and was manufacturing 2 crore doses in April and expects to hit the 3.5
crore mark in June. Covishield expects to produce 10 crore shots a month
by July. Meanwhile, the first consignment of Russia’s single-dose
vaccine, Sputnik has arrived but it will not be available until June.
I am hopeful that we have finally corrected course to better manage the
BHARAT THAKKAR is a veteran forwarder
from Mumbai and past President, The Air Cargo Agents Association of India
do you operate under these conditions?
the credit goes to our work force—who are soldiers on the battlefield—
at the air cargo terminals, CFS, ICDs Customs, Nodal Agencies after being
sanitized by custodians. So, when our teams entered, they were in a safe
environment. However, people did get infected and immediate action of
identifying who else they came in contact with had to be taken.
When you talk of condition during 2020 --
after September, the conditions looked normal but the threat of infection
Entry to JNPT (Jawaharlal Nehru Port Trust,
Mumbai) Customs house was restricted to Customs Brokers as several officers
were diagnosed positive.
Just imagine how stressed our staff and we management were at these working
conditions, but these precautions were for overall safety.
We say, stay safe, take care, maintain social
distance . . .
Well, it’s easier said than done and
even by maintaining social distance the risk is still there, which we
have now seen with the second wave.
help does India business need that the government might provide?
has been very difficult to get a satisfactory response from the government
since what our government has been doing is to protect us from getting
infected with the virus.
As a businessman, I would have liked my
services to be allowed to be open with restricted number of staff.
Being in essential services, our team members
be allowed to travel in train, bus, metro.
To run a country of over 1.35 billion, the
government of India has lots of priorities to take care of: farmers, villages,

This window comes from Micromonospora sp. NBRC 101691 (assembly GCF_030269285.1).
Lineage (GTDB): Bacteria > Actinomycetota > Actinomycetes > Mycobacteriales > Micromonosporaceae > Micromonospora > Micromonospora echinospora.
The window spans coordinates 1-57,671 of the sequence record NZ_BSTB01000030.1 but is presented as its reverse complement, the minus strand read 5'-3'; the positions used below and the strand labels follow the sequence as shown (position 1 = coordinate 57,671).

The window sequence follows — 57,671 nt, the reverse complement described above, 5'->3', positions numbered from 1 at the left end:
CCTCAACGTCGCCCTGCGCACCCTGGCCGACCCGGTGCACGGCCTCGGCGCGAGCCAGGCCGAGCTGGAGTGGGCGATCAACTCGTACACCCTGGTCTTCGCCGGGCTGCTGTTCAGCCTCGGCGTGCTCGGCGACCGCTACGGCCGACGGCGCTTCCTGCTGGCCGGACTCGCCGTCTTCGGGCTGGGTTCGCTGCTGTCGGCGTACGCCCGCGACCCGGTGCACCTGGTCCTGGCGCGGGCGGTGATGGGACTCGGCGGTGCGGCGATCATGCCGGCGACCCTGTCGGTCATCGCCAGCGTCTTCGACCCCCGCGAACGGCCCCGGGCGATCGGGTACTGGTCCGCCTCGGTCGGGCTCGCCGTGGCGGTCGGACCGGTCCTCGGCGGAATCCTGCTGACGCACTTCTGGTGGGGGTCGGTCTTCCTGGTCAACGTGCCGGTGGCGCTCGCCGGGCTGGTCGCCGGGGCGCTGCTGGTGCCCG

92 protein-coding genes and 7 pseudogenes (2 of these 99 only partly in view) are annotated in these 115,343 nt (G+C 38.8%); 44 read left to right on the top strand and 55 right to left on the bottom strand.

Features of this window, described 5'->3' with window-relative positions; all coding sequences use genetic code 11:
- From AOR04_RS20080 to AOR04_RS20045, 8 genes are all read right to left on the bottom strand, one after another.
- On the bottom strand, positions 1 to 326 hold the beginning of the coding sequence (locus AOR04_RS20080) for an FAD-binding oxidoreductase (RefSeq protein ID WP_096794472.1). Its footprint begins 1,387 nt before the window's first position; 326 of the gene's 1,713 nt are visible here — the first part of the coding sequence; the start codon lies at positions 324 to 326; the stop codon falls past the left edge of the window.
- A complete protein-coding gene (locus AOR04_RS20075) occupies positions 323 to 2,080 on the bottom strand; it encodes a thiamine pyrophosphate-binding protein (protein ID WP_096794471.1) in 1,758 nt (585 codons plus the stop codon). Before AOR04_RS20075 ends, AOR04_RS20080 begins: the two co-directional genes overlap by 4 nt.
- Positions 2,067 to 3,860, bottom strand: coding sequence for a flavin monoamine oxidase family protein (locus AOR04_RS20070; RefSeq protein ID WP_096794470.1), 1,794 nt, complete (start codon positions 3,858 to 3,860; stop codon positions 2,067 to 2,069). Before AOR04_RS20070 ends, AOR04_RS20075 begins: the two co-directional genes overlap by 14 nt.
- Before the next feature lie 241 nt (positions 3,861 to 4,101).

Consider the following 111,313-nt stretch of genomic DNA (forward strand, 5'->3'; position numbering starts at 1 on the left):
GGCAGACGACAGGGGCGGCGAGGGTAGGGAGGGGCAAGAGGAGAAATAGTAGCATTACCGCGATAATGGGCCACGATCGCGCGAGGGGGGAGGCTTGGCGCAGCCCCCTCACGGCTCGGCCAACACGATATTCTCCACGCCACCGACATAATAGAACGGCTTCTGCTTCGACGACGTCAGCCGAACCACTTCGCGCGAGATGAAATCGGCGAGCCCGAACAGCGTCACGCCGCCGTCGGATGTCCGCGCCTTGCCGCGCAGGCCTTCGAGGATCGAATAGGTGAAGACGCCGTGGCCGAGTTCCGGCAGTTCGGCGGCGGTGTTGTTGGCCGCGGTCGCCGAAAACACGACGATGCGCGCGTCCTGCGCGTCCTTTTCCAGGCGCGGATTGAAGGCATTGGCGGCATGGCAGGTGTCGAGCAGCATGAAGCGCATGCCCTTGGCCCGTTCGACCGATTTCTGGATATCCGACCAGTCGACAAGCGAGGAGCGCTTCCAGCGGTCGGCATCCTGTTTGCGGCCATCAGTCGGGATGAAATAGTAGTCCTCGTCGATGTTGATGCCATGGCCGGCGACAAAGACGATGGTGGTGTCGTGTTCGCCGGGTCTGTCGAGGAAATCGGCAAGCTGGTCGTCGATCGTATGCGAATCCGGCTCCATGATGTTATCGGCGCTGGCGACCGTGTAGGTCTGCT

cooking gas and many other subsidies that were started before the pandemic.
And now this crisis . . .
The government is doing what is best possible.
One can always say what the government can
be now doing and what is crucial is to curtail further loss due to second
wave and God willing there is no third.
But that is expected to happen and we should
be better prepared in business and follow strict advisory of authorities.
Government cannot finance each and every
Having said that, business heads and India
Inc. should focus on educating our villages where there are no medical
facilities for miles.
One of the issues that we air freight forwarders
faced from March through July 2020, when exporters were closed, leaving
us in the lurch as airfreight charges recovery had stalled and when airlines
payment of March 1-15 was due on April 13, 2020, our association (ACAAI)
wrote to the airlines’ association (IATA) to allow us some time.
However the airlines association declined.
At the same time, the airlines association
wrote to our Prime Minister and the Minister of Civil Aviation (MoCA)
to provide financial assistance to their member airlines. In fact, the
airlines association declined our association’s request to the MoCA.
Can you believe that?
One of the carriers when approached by an
agent to allow some time was shocked when the airline head replied:
We are not everyone’s Annadata (food
Perhaps, the gentleman forgot that it is
us agents who offer credit to customers but pay airlines on due dates
regardless of customers paying us on time.
This was a one-off request!
you see any light at the end of this pandemic tunnel?
is not in a tunnel. India has a bright future.
Yes, the pandemic is the biggest speed breaker
humanity has faced. SAARC countries with lesser population and few others
Thailand, Malaysia, Indonesia and their cases in terms of percentage are
Here is the difference.
Like every parent protects their own, our
Prime Minister stressed Economy, Infrastructure, Demography (vibrant self-reliance)
Within months, post-pandemic the HCQ (Hydroxychloroquine)
production of 3 tons a month went up to 30 tons by April 2020 and India
met 70 percent of global demand. India’s exports went up three times
while imports soared 163 percent. Ministry of Commerce on May 14, 2021
showed outbound trade rising to $30.63 billion in April 2021 from $10.366
billion in April 2020. MOC also states imports rose by 80.7 percent i.e.
$8.86 billion during first week of May compared to $4.91 billion in the
previous year period.
surprises you about India today and how the pandemic is being handled?
the smallest of examples: Government of India through Air India operated
flights to almost 78 airports in 58 countries with relief and to ferry